The town of Alvor is quite cute, narrow streets lined with bars and restaurants and the occasional ‘beach’ shop selling all of the normal touristy ware. We found the small local supermarket and stocked up for our stay, deciding not to eat at one of the restaurants no matter how inviting they were, we were on a bit of a budget catch up.

Alvor Sunset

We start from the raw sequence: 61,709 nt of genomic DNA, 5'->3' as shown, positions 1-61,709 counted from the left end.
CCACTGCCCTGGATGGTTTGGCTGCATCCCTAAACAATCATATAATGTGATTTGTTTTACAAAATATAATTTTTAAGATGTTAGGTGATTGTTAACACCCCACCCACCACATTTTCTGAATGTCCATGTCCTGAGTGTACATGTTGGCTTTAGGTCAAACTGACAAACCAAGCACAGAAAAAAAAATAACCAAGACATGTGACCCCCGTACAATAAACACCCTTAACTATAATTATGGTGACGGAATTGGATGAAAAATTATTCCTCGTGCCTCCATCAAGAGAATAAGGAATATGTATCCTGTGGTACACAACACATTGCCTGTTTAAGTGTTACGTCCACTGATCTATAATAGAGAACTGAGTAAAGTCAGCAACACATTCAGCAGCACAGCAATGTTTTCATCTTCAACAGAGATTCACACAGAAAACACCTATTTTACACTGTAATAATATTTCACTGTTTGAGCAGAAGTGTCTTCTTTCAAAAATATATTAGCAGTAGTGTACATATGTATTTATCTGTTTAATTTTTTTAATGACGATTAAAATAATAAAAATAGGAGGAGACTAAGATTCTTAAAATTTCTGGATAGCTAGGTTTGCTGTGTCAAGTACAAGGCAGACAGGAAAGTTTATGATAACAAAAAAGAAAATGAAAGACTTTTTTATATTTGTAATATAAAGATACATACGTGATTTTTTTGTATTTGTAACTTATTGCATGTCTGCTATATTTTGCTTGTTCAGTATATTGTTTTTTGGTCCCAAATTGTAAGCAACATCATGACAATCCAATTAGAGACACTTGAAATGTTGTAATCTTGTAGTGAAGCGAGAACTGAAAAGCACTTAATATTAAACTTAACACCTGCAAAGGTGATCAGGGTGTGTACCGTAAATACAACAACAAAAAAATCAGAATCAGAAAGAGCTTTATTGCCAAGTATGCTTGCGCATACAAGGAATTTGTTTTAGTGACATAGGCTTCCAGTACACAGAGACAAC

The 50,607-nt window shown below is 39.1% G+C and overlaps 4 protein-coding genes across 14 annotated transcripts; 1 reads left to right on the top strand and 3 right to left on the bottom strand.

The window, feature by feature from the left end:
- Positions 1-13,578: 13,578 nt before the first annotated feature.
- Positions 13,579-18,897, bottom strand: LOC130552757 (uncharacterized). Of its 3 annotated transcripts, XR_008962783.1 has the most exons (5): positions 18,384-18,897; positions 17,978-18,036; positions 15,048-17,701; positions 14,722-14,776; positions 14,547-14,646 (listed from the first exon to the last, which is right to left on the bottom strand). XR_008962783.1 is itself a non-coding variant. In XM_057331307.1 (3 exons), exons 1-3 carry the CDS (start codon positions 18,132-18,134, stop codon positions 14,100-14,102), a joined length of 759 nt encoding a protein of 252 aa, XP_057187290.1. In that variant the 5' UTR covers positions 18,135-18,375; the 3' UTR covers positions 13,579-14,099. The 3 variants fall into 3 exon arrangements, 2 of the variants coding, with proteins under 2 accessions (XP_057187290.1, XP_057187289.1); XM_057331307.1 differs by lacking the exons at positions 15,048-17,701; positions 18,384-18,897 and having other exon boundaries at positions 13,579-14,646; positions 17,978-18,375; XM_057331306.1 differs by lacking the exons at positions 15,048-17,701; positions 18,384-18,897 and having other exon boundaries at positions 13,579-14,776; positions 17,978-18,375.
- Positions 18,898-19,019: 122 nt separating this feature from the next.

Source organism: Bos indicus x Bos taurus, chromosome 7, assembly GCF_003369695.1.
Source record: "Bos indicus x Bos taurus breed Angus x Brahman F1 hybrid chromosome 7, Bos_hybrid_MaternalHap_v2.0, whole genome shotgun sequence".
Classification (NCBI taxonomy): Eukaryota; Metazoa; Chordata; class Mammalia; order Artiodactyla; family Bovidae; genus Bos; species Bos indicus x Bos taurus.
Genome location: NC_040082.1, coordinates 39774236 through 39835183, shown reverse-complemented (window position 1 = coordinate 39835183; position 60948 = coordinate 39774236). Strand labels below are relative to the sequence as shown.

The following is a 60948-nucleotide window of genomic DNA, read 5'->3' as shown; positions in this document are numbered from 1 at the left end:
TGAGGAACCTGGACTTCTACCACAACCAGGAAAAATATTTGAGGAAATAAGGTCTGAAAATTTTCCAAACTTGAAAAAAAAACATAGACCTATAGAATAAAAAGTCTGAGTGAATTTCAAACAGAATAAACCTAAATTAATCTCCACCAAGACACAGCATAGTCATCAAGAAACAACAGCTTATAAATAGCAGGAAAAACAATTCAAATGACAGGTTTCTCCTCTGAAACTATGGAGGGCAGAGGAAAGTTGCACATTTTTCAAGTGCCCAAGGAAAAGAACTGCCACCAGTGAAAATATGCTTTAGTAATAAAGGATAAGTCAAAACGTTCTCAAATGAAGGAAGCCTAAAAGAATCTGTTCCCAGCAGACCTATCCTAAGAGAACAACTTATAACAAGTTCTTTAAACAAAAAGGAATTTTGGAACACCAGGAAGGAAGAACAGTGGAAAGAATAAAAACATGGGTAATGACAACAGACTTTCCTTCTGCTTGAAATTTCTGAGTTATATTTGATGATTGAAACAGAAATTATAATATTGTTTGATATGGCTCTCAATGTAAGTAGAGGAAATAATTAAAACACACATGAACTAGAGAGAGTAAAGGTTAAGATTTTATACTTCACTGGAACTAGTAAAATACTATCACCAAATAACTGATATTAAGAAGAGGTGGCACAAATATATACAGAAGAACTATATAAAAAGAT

Needing to refill our gas bottles and have some space to look at our alarm ( it is giving an audible warning that a certain area is not being covered properly when we arm it. Can’t seem to find the problem at the moment, all of the wires are connected and switches are in the right place so something is not quite right somewhere) we headed off to the camp site we used last time out in Tavira. The main A22 motorway which runs along the Algarve has now been turned into a toll road, but not your normal type, it’s an automatic toll road which had electronic readers that charge directly. I’m not entirely sure how it works for people without the right equipment but I understand that if you use the toll road you need to go to the Post Office straight away to pay the toll, if not there are hefty fines involved. To be honest, whenever we have been on the A22 it has been quiet so introducing a toll if maybe not the best idea as now even less will use it and this forces traffic onto the EN125 which is already in a pretty poor state of repair. Still, they must know what they are doing but the move to toll seems to be a pretty unpopular one, we have heard of gantries being set on fire and the automatic reading equipment being vandalised. Another issue is that the fact that the road is now a toll isn’t on many signposts, I’ve seen the word ‘Portagem’ on a few but not on the majority of signs so I’m not even sure if the system is fully operational as yet. Anyway, we stayed off the motorway and took our route through Loule, it took a while longer but the scenery was nice and it was a fairly relaxing drive. We arrived at the camp site late afternoon following a short stop at the local ALDI to stock up, and had a barbecued chicken for dinner.Next day we headed off into town to post a letter back to the UK and, typically for Portugal, waited nearly three quarters of an hour to get to the counter, there were irate Germans everywhere complaining about the wait but we have never really experienced anything any different in Portuguese post offices, great place to people watch! After being asked to look after a shellfish store outside the Ping Doce supermarket, whilst the ‘vendor’ went off for a spliff, we returned to the motorhome and had a really good tidy up and another chicken dinner on the BBQ.